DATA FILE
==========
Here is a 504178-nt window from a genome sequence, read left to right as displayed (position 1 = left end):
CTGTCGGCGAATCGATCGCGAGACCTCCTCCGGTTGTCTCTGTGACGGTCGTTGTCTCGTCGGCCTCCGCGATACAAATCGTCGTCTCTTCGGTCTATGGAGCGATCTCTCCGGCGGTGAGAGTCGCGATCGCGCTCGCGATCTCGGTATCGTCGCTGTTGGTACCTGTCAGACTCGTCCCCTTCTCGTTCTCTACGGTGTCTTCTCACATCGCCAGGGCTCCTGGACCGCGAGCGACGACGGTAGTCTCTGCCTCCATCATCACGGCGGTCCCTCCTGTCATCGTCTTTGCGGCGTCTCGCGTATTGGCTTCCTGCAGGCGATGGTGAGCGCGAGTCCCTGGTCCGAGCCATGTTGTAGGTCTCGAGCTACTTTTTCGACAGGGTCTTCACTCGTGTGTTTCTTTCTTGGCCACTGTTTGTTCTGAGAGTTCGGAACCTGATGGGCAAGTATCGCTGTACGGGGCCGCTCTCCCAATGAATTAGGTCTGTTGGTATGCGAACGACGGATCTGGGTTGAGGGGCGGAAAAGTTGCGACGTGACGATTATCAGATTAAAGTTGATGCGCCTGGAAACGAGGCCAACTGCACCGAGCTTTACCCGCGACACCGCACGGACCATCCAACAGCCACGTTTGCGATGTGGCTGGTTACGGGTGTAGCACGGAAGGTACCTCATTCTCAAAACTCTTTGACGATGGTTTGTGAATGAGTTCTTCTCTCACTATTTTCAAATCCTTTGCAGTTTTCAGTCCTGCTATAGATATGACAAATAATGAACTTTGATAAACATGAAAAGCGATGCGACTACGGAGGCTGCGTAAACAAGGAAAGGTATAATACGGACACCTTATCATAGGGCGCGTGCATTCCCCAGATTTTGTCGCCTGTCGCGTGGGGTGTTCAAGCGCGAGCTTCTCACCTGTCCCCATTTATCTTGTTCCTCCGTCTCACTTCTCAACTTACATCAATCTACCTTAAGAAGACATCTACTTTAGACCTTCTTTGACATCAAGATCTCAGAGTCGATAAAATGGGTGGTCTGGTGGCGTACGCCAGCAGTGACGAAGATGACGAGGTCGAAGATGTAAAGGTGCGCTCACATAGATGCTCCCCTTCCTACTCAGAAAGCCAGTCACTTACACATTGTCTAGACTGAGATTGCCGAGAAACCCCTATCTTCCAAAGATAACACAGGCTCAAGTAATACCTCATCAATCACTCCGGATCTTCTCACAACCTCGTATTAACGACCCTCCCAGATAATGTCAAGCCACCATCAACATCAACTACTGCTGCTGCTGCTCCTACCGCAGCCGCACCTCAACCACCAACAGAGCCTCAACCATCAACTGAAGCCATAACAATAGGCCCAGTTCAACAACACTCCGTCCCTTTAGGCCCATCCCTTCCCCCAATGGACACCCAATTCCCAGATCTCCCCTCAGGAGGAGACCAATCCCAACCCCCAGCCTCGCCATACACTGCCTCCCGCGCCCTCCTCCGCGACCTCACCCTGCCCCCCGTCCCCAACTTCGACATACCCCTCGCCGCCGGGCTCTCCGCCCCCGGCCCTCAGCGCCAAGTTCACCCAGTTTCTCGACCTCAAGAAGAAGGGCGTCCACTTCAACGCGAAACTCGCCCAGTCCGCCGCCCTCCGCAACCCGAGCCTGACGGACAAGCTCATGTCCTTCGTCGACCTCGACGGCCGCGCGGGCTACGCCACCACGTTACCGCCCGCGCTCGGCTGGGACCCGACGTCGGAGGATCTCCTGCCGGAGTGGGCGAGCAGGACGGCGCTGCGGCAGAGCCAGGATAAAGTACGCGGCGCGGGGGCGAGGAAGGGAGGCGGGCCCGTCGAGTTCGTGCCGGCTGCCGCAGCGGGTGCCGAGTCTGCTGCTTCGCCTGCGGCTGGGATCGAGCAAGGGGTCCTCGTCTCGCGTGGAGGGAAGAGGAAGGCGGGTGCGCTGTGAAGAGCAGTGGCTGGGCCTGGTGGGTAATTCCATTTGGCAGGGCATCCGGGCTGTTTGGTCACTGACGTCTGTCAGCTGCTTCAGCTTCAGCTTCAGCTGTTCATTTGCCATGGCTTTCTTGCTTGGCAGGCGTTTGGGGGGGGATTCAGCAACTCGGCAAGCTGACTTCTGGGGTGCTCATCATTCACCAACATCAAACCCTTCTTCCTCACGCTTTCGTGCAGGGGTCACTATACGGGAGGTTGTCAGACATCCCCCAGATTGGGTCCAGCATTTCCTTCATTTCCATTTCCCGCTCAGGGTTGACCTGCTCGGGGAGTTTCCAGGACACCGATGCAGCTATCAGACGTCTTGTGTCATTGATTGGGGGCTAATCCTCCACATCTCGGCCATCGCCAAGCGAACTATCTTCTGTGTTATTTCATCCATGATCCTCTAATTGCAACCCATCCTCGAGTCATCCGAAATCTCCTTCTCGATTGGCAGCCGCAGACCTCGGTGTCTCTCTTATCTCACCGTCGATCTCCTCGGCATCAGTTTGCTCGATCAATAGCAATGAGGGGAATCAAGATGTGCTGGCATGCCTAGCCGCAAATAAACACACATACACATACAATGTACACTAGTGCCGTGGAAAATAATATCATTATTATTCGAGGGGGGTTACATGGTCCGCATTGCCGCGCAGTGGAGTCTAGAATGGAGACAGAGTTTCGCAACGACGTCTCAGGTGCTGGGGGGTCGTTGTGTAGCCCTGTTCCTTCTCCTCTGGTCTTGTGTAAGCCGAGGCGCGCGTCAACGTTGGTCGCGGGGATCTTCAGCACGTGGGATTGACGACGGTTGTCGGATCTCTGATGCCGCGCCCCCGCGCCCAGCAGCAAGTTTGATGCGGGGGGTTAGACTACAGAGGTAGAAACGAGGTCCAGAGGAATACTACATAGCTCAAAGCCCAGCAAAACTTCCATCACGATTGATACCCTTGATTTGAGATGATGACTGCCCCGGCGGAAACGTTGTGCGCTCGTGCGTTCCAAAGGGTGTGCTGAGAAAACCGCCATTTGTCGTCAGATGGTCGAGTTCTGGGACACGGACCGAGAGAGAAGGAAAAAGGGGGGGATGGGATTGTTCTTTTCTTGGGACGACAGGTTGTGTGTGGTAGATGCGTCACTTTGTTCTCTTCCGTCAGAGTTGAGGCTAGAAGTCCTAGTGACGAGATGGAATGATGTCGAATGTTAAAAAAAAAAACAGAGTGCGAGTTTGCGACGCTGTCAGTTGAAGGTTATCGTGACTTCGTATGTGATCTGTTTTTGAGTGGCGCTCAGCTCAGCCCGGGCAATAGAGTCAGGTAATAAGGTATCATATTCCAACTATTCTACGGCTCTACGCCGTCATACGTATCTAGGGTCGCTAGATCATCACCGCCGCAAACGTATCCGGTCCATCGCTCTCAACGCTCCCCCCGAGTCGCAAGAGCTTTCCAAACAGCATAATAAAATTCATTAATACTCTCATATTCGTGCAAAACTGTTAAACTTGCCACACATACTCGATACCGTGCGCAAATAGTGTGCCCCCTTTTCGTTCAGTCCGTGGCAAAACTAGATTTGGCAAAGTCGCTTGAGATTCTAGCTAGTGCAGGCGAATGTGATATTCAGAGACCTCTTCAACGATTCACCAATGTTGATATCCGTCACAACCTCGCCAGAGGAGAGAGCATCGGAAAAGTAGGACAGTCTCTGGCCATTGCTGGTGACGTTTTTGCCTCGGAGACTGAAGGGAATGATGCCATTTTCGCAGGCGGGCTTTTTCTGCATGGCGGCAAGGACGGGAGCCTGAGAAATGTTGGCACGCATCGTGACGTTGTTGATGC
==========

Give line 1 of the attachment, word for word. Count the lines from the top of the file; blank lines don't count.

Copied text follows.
Here is a 504178-nt window from a genome sequence, read left to right as displayed (position 1 = left end):